It’s no secret that the mainstream rap industry has become almost synonymous with misogyny, violence, materialism, homophobia, and in some cases, just downright foolishness. The pervasiveness of these themes within the industry is what makes little gems like Frank Ocean’s “coming out” so extraordinary. Yet nevertheless, the ever-present reality is that the current orientation of mainstream rap is far from expressing the ideal sort of values that anyone should be trumpeting, let alone Black youth. But of course, we should also be careful to not completely write-off the music that youth all around the country are finding fun, catchy, and enjoyable. Generational discord is timeless, people who grew up listening to music in the 40s and 50s undoubtedly thought that the music of the 60s and 70s was just as shiftless and problematic. Therefore, finding conscious hip hop alternatives, that promote more substantive messages, but don’t merely impress a nostalgic hip-hop ideal maintained by those who grew up in the 80s and 90s, is a challenge for all of us. And frankly, is something that I think makes many youth suspicious of “conscious” rap.

I recently asked a group of six high schoolers (3 boys, 3 girls, all except one of whom are Black, the remaining female being of Polish background) in a program I work for about whether or not they would listen to music that promoted more positive messages. Their answers held a lot of depth, and reflected many misconceptions they might maintain about so-called “conscious” rap. As soon as I said the word “positive messages,” they all immediately grumbled and rolled their eyes. It would appear, that the very notion of positive rap maintains a stigma that is necessary to debunk.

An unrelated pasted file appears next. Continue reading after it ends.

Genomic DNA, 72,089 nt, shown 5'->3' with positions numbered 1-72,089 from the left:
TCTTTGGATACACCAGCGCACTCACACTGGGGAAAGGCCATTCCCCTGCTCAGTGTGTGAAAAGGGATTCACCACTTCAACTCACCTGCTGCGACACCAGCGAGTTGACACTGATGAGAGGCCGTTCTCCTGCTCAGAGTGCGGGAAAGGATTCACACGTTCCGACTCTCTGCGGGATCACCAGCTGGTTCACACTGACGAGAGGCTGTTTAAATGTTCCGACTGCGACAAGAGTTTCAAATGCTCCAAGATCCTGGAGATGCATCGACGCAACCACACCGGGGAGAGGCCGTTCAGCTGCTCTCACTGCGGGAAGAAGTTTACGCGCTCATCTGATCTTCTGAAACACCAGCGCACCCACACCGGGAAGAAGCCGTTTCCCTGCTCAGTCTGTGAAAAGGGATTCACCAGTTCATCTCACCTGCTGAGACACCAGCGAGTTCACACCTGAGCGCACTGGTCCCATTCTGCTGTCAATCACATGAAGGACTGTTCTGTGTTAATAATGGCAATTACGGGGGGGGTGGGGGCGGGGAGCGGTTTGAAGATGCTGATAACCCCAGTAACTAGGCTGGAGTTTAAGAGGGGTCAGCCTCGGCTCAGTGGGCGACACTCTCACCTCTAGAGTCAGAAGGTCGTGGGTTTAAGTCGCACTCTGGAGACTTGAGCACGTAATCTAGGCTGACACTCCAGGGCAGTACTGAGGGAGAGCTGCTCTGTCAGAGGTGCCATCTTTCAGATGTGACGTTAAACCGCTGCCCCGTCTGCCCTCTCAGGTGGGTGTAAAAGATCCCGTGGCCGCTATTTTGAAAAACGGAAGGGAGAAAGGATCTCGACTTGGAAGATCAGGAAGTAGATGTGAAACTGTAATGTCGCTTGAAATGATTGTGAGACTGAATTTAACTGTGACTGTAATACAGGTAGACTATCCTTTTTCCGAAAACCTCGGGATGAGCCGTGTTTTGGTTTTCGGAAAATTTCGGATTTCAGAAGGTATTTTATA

For instance, one student said “…we want music that doesn’t pity us, just give us some information, and let us think about it.”

Another student added, “…yeah, and it has to be from our perspective. It can’t be some 40 year old-man or something trying to talk at us. It can’t be preachy either.”

First and foremost, the students seemed to suggest that the very thought of conscious music connotes a patronizing message. A message that promotes victimhood, and namely from someone that cannot even relate to youth. A “40 year old man,” as it were.

The comment I found most fascinating was when one girl mentioned that she wanted music, “…that doesn’t always tell us it’s gonna be alright…”

Interestingly, the young men in the room emphasized the lyrics and the beat foremost. They believed that if the music had a “good” beat, and no “weak” lyrics, then they would listen to it. When I asked them to name an artist that comes to mind with a good beat, he mentioned Drake.

Another boy said, “…it should be like what TuPac did…”

I mention these students’ quotes not to be prescriptive in suggesting what conscious rap should aspire to, (in fact I think conscious rap artists do all of these things and more) but rather to present a glimpse into what youth might feel the state of conscious rap to be. For these students, conscious rap is something that might be patronizing, projects an unambiguous “everything is gonna be alright” message, doesn’t have good beats, and most significantly, doesn’t come from their perspective, but from a preachy outsider. It also seems strange to me however, that youth might recognize the value of the last generation of rap, as evident by the young man’s mentioning of TuPac, but still think that more constructive rap is devoid of truth and substance. I also think it’s difficult to reconcile the idea that youth might accuse conscious rap music of lacking substance–is the implication that the rap music of today is more substantive?

Again, these were six youth, if we asked a thousand more we might get a thousand more layers of nuance. But if we are to begin promoting and supporting hip hop that does not revel in problematic “-isms,” we should start by making it clear that “conscious” rap is not a sort of kuumba ya enterprise, but rather something that can be just as real, relatable, and enjoyable as the music we currently enjoy. We should also stop writing off the music of today. The very fact that youth enjoy this music means that there must be some value there, some reflection of our current generations’ needs and anxieties, that needs to be explored–however troublesome that endeavor might become. And furthermore, we need youth to send this message to youth. Sure, we might all tremble at the Chief Keefs, Lil Bs, and Soulja Boys, of the world, but these are young artists, youth can look at them and see themselves. It’s just our job to start supporting some young artists that can hold up some different mirrors.